OverviewViewed from many other peaks in the southeastern part of the Olympic Range in Washington State, Mt. Bretherton can easily be overlooked. While admiring the impressive hulk of Mt. Constance from the summit of Mt. Ellinor, one may not even notice the smaller peak just in front of it. Just to the left of it (and its diminunative sibling Mt. Lena) Mt. Pershing battles with Mt. Washington far to the right to steal away the gazers attention. And then there is The Fauntleroy Brothers (or simply The Brothers) teaming up with each other to assert their right to the homage of the summiteer. And then off to the northwest, the glaciers of Mt. Olympus, the abode of the gods, shimmer in the sunlight as if to demand reverence from the other peaks.[img:769062:alignleft:medium:Mt. Mystery and Little Mystery from the summit.]
Not to be daunted by its seemingly insignificant place among all these more impressive peaks, Mt. Bretherton lays claim to a few its undeniable virtues. The mountain is, along with Lena, the setting for two gorgeous alpine lakes -- Upper Lena and Milk Lake. While Bretherton may appear small from more lofty vantage points, it is more impressive from these watery jewels that adorn its lower slopes. Though there is enough beauty at the lakeshore to enjoy indefinately, if one has the ability and time to scrambly up a little bit of moderately exposed terrain, the best of Bretherton's qualities is easily realized -- it is as fine a front row seat for the battle mentioned in the first paragraphy as anyone could ever hope for. Not being in the fray itself -- though surrounded by it -- it gives the climber an opportunity to view other peaks from a commanding perspective. Though its summit is a good 500-1500 feet lower than many of the larger peaks, its placement is such that one's views are not obscured by its more massive neighbors.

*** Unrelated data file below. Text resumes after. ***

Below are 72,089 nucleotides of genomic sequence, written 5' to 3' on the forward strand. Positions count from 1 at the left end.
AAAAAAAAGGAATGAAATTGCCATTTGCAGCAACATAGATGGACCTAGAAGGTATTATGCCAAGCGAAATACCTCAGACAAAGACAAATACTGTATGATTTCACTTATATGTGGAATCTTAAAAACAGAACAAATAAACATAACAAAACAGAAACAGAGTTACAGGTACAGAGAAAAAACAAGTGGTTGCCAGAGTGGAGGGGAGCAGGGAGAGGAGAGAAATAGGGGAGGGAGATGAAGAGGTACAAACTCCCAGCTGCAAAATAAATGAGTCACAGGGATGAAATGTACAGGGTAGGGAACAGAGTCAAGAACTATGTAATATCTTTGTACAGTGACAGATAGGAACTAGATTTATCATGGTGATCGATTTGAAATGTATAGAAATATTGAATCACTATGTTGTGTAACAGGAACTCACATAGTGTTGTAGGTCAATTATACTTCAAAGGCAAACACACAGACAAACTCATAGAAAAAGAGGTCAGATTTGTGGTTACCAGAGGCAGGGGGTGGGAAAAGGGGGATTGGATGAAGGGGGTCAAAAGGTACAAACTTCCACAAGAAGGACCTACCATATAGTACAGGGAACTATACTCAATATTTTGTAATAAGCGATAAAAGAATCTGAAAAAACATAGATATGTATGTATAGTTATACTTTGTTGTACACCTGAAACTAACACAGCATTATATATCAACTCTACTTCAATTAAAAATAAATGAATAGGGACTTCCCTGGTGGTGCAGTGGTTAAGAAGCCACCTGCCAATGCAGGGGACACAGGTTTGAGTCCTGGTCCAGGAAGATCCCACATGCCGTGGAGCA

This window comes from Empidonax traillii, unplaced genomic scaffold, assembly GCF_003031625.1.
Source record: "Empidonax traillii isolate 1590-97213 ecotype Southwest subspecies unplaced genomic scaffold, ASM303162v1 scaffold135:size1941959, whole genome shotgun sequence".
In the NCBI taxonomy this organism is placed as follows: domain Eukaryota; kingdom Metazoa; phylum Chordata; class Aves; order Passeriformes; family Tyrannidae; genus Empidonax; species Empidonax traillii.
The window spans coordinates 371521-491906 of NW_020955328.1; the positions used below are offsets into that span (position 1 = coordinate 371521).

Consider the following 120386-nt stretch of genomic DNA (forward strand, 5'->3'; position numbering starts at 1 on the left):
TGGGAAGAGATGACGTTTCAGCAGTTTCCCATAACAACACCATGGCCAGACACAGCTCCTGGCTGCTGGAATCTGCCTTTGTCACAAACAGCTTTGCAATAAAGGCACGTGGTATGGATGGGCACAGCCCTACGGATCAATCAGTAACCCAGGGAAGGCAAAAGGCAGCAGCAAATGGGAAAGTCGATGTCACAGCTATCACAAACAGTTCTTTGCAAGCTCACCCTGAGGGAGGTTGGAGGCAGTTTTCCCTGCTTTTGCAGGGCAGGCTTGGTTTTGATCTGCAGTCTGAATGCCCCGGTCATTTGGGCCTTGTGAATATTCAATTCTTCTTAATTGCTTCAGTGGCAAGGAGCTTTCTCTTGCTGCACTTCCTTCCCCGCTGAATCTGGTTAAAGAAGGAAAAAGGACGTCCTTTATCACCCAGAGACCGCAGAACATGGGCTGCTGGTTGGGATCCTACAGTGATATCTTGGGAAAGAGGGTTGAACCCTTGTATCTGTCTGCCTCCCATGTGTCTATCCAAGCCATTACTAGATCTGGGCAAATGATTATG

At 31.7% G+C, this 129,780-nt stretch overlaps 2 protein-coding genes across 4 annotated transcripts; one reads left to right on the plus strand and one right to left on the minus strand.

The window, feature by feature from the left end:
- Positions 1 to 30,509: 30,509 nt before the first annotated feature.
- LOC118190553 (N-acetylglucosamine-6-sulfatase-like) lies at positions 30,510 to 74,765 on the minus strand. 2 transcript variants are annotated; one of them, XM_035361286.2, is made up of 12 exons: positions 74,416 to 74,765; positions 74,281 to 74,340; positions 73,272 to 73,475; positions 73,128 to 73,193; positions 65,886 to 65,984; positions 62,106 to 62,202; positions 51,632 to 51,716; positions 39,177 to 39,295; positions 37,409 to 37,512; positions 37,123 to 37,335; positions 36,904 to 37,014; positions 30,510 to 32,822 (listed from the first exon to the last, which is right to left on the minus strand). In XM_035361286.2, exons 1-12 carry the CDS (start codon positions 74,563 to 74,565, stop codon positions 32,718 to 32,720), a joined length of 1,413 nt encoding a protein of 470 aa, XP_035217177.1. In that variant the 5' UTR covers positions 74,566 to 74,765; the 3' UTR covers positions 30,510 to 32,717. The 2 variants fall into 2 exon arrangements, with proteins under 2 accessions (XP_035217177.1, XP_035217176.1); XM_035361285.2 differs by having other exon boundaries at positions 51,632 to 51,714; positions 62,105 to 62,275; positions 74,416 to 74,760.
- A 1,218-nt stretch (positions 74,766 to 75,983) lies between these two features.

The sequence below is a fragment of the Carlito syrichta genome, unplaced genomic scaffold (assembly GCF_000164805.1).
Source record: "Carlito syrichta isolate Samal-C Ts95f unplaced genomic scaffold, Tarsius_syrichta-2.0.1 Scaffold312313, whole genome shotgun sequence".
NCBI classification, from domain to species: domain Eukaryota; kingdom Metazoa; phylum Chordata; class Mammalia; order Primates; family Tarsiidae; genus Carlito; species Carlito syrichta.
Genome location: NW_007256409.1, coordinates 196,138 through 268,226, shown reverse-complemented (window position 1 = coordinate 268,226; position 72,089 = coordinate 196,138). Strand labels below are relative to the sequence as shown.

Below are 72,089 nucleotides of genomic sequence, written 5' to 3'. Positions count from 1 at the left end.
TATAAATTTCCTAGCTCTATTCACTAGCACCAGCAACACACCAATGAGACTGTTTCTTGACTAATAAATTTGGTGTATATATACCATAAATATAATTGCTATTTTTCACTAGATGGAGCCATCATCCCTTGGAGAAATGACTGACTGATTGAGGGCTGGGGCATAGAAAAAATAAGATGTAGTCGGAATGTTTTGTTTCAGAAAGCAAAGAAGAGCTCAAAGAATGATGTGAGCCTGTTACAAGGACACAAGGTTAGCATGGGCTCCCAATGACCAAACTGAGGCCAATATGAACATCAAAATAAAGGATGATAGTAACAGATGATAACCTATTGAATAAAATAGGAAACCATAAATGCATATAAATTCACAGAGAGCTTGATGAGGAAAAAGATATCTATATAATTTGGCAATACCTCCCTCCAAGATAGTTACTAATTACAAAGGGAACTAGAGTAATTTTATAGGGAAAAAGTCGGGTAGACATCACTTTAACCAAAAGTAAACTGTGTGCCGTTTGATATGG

According to the book Olympic Mountains: A Climbers Guide on page 55, Mt. Bretherton is named after some zoologist guy from the Oregon Alpine Club who accompanied Lieutenant O'Neil on his 1890 exploratory expedition of the range. Among the missing information is the first ascent. If anyone has this info (which I could not find on the internet either), please share it.
The rock Mt. Bretherton is the typically loose sedimentary stuff found througout the Olympics. Due to the looseness of the rock one should be judicious about route selection. Just because the chipmunks are climbing 5.12 on this peak doesn't mean you should. Thankfully, there are some relatively safe scrambling routes up the mountain. There is a significant low elevation permenant snowfield in a north facing cirque on the peak's east side. Who knows, given a long series of La Nina winters it could even convert back to glacier, but don't get your hopes up too much.
Getting ThereUnless you have an inordinate amount of extra time on your hands or are looking to fail at your summit bid, you will get to Bretherton by way of the Hamma Hamma River Forest Service Road 25, which, according to the previously cited guidebook, comes off of Highway 101 about 13.5 miles north of the town of Hoodsport, WA. The drive along Hood Canal is quite pleasant -- even more so if you like driving behind old gummers and their RV's. It is about 7.7 miles from 101 to the Lena Lake Trailhead. If you find an available parking space, be sure to double check the trailhead signs to make sure you didn't get lost -- the parking area, as large as it is, is often too crowded to accommodate any more vehicles.
One could conceivably drive beyond the vehicular circus at the Lena Lake Trailhead to the Putvin Trailhead a few miles beyond. Where the trail makes the final crossing of an abandoned logging road to head to Lake of the Angels (see Mt. Stone) keep heading east on the road and create your own epic trip as you cross the washout created by Boulder Creek to gain access to Bretherton's south ridge which is hidden by dense forest at this elevation.